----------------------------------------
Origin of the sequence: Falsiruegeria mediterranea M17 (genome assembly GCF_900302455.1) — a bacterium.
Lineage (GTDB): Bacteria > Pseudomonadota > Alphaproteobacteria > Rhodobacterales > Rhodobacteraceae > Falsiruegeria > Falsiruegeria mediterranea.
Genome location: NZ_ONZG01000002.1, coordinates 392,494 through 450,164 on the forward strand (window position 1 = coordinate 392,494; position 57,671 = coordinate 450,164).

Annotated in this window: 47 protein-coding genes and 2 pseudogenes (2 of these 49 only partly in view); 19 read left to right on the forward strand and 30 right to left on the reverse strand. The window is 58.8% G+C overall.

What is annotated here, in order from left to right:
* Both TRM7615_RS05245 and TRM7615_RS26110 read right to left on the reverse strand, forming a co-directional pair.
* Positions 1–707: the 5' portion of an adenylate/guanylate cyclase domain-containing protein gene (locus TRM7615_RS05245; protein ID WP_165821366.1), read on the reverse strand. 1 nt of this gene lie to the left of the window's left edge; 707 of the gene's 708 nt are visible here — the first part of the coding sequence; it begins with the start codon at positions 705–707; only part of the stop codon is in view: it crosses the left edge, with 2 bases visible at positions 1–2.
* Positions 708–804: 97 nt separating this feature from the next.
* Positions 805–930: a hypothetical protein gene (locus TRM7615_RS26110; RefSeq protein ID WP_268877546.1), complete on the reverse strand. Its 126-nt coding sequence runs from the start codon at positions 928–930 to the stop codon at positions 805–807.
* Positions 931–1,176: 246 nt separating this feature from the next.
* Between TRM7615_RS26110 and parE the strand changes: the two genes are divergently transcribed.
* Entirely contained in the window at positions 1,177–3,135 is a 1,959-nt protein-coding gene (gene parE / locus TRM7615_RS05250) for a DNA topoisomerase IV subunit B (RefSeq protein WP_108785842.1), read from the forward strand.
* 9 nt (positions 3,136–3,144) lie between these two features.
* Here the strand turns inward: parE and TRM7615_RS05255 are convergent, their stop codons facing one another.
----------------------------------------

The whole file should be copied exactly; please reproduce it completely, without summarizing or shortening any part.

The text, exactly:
Origin of the sequence: Falsiruegeria mediterranea M17 (genome assembly GCF_900302455.1) — a bacterium.
Lineage (GTDB): Bacteria > Pseudomonadota > Alphaproteobacteria > Rhodobacterales > Rhodobacteraceae > Falsiruegeria > Falsiruegeria mediterranea.
Genome location: NZ_ONZG01000002.1, coordinates 392,494 through 450,164 on the forward strand (window position 1 = coordinate 392,494; position 57,671 = coordinate 450,164).

Annotated in this window: 47 protein-coding genes and 2 pseudogenes (2 of these 49 only partly in view); 19 read left to right on the forward strand and 30 right to left on the reverse strand. The window is 58.8% G+C overall.

What is annotated here, in order from left to right:
* Both TRM7615_RS05245 and TRM7615_RS26110 read right to left on the reverse strand, forming a co-directional pair.
* Positions 1–707: the 5' portion of an adenylate/guanylate cyclase domain-containing protein gene (locus TRM7615_RS05245; protein ID WP_165821366.1), read on the reverse strand. 1 nt of this gene lie to the left of the window's left edge; 707 of the gene's 708 nt are visible here — the first part of the coding sequence; it begins with the start codon at positions 705–707; only part of the stop codon is in view: it crosses the left edge, with 2 bases visible at positions 1–2.
* Positions 708–804: 97 nt separating this feature from the next.
* Positions 805–930: a hypothetical protein gene (locus TRM7615_RS26110; RefSeq protein ID WP_268877546.1), complete on the reverse strand. Its 126-nt coding sequence runs from the start codon at positions 928–930 to the stop codon at positions 805–807.
* Positions 931–1,176: 246 nt separating this feature from the next.
* Between TRM7615_RS26110 and parE the strand changes: the two genes are divergently transcribed.
* Entirely contained in the window at positions 1,177–3,135 is a 1,959-nt protein-coding gene (gene parE / locus TRM7615_RS05250) for a DNA topoisomerase IV subunit B (RefSeq protein WP_108785842.1), read from the forward strand.
* 9 nt (positions 3,136–3,144) lie between these two features.
* Here the strand turns inward: parE and TRM7615_RS05255 are convergent, their stop codons facing one another.